The women who led off the arguments for both sides were excellent, both speaking extremely well and finishing in their allotted times. The woman arguing for the PC side chose the sophistic tactic of taking Apple's sales figures at two points in the recent past and drawing a straight line between them, conclusively "proving" that Macintosh sales would drop to zero on 17-Nov-98. Her argument prompted references from the audience to Mark Twain's famous comment about there being three types of lies - lies, damned lies, and statistics. In a violation of the agreed-upon rules, the PC team then presented a laptop running a countdown to the point when Apple's Mac sales would hit zero. This of course engendered not only an objection from the Macintosh team but snide comments from the audience about the accuracy of the number if the laptop's Pentium chip had to do any division.
The Mac team took the lead during the second set of presenters. The man arguing for the Mac offered a solid recitation of facts from study after study showing that the Mac offers a greater return on investment than PCs and that this greater return on investment would ensure the Mac's continued viability. In contrast, the PC presenter had failed to check his facts, and in a futile attempt to denigrate the G3 chip commented that the Mac team's G3 performance claims might prove accurate "when it ships." This provoked howls of laughter, given the length of time the Power Macintosh G3s have been available. As he continued with similarly incorrect facts, our laughter grew, and at the end of his presentation the judge threatened to eject the lot of us if we didn't quiet down for the final presenter. I couldn't resist pointing out that at least the Macintosh is capable of ejecting disks via software, almost causing Peter Lewis to fall out of his chair laughing.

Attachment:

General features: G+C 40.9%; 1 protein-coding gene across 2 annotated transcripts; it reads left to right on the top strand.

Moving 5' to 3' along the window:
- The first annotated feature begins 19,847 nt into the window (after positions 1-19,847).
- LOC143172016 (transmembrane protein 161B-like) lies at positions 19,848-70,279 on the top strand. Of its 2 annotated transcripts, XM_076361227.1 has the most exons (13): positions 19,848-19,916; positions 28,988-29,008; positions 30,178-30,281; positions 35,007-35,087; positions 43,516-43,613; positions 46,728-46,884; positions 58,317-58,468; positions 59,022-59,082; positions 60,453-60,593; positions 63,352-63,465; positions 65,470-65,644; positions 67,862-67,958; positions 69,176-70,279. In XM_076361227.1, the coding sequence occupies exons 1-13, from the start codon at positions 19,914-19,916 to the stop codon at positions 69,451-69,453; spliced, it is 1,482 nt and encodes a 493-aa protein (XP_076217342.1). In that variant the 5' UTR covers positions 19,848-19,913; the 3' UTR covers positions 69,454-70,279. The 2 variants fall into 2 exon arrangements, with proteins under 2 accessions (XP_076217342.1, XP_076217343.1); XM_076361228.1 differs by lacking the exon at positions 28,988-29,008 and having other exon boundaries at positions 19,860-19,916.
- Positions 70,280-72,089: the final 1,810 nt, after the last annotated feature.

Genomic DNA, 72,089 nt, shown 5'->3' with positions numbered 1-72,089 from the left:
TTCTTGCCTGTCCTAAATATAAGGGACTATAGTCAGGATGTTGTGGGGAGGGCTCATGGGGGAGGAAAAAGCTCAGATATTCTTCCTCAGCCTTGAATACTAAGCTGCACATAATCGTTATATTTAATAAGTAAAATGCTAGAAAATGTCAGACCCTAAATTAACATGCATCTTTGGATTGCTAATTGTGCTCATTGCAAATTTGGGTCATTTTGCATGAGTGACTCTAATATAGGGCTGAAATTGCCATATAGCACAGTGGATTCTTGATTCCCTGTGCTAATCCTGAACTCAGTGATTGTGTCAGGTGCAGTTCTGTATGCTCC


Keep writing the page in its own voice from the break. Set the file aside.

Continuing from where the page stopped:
The rebuttal phase of the debate was somewhat weak for the Mac side, mostly because there wasn't much to rebut. And, although the Macintosh presenter went slightly over his time, the time limit wasn't nearly as problematic for him as it was for the final PC presenter. He had started with an involved comment about how the Macintosh was an excellent choice in certain industries, such as education, construction, marine, and so on, but he ran out of time before he was able to deliver his punch line (filling Macs with concrete for boat anchors, using them as doorstops in schools, and so on). We Mac devotees could not permit such an opportunity to pass, so as the time ran out with him having just recommended the Mac for a variety of industries, we cheered and applauded loudly enough to drown out the punch line. Dirty pool, but in a good cause.
Mac Users in Australia? I was curious if the Australian Macintosh community would seem qualitatively different from the Mac communities here in the U.S., but in fact, it seemed pretty much the same. At a MacGeeks user group dinner in Perth (held at a Japanese restaurant run by a Macintosh user who provided a Mac hooked to the Internet as a kiosk for people waiting for take-away meals) we ran into programmers, network administrators, and support folks. We met novice users while travelling, most of whom liked their Macs and only used PCs under duress for specific applications, if at all. At the heart of the situation, these people reminded us of other Mac users we've met over the years in different parts of the U.S. If anything, they're somewhat more insulated from the capriciousness of the U.S. computer market. They pay for that insulation in higher prices for software, hardware, and Internet services plus inane international policies, such as the New York Times Web site offering free subscriptions for only a month for non-U.S. users. It's no wonder the Australians tend to have a somewhat sardonic sense of humor about everything American, the computer industry included.